U.S. announces measures to soothe drought pain

Aug 13, 2012, 12:54 PM EDT

* US to buy $170 mln in meat to offset drought impact

* Republican VP candidate blocking disaster aid - Obama

* Iowa seen as key swing state in 2012 election

By Jeff Mason

CHICAGO, Aug 13 (Reuters) - President Barack Obama announcedan emergency purchase of up to $170 million of meat and fish onMonday on a campaign trip to drought-hit Iowa, and accusedRepublican vice presidential candidate Paul Ryan of blockingdisaster aid to farmers.

Obama named the Wisconsin congressman, the presumptiveRepublican nominee for vice president, as "one of those leadersof Congress standing in the way of the Farm Bill." The 2012bill, which includes disaster aid programs, is stalled in theRepublican-controlled House of Representatives.

"So if you happen to see congressman Ryan, tell him howimportant this farm bill is to Iowa and our rural communities,"Obama said in remarks to be delivered in Council Bluffs, on theMissouri River on the western edge of Iowa.

"It's time to put politics aside and pass it right away."

As the House Budget Committee chairman, Ryan has demandedlarge cuts in Farm Bill spending, including food stamps for thepoor. He was also campaigning in Iowa on Monday, two days afterbeing chosen to be Republican presidential candidate MittRomney's running mate for the Nov. 6 election.

Ryan voted for a $383 million livestock disaster aid billthat the House passed on Aug. 2 before a five-week recess. ARomney campaign spokesman said "no one will work harder todefend farmers and ranchers than the Romney-Ryan ticket."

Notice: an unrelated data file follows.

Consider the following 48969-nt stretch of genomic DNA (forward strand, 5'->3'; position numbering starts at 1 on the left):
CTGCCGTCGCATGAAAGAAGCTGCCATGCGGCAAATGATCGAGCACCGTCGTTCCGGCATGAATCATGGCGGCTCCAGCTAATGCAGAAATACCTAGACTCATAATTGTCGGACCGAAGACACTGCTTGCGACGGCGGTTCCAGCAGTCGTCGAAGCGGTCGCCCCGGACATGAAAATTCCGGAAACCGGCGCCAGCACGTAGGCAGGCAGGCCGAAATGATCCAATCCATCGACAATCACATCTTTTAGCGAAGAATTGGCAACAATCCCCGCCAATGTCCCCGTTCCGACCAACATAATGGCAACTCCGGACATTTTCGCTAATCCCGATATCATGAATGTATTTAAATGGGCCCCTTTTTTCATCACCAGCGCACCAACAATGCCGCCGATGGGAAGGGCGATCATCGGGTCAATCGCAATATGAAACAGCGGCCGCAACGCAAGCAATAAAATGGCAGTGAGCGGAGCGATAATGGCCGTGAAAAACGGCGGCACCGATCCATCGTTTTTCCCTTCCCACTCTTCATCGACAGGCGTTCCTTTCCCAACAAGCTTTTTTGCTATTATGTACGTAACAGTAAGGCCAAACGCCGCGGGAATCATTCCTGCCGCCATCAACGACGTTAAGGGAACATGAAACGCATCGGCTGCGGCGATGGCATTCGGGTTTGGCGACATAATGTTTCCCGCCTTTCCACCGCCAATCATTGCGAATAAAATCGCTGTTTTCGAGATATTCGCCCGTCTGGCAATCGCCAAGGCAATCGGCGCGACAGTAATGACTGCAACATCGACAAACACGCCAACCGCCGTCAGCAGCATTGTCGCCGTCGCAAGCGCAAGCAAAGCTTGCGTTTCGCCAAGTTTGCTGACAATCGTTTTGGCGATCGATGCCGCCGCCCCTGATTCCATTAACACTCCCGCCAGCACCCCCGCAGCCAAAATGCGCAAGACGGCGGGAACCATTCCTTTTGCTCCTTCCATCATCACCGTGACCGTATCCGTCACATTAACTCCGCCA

U.S. farmers are suffering through their worst drought in ahalf a century as concern mounts that livestock producers can'tafford the soaring cost of corn, a staple for feed.

Under the plan announced by Obama, the AgricultureDepartment will buy pork, lamb, chicken and catfish with moneyfrom an emergency fund for responses to natural disasters. Thefood will be sent to assistance programs, such as food banks.

Obama planned a three-day swing through Iowa, a battlegroundstate the Democrat hopes to win in November. He planned to visita farm in the No. 1 corn-producing state to witness the impactof the drought. The Iowa corn crop is forecast 25 percentsmaller than 2011 due to the worst drought in half a century.

Swing states, including Iowa, Ohio, Florida, and Colorado, could hold the key to Obama's White House re-election bid.

The White House also is directing the Department of Defenseto "encourage" its vendors to speed up purchases of lamb, porkand beef and freeze the food for later use.

"This is a win-win. Farmers and ranchers will have anopportunity to sell more of their products at this critical timeand taxpayers will get a better price on food that would havebeen purchased later," a White House official said.

"The president has directed his administration to continueexploring every possible avenue to provide relief to communitiesstruggling with this historic natural disaster."



Analyst Mark McMinimy of Guggenheim Partners noted the"incredibly fortuitous timing" of the announcement, which hesaid demonstrated the advantages that Obama has as an incumbentrunning for re-election. The money for the purchases will comefrom a fund reserved for helping farmers and ranchers hit bynatural disaster.

Last week the governors of two poultry-growing states,Maryland and Delaware, asked the Obama administration for relieffrom the requirement to use corn ethanol in gasoline, saying thecrop was needed to feed livestock.

The announcement of the purchases, a small amount comparedto annual U.S. meat production, had little immediate impact onlivestock prices in Chicago markets.

Livestock prices are expected to weaken as the higher costof corn, soybeans and hay forces farmers and ranchers to sendanimals to slaughter sooner. On Friday, the government said highfeed prices were expected to squeeze returns to producers.

So far this fiscal year, the Agriculture Department hasspent $941 million to buy more than 1 billion lbs (453.6 millionkg) of food, from apricots and beans to potatoes and walnutsalong with meat, eggs and fish, for the school lunch and fooddonation programs.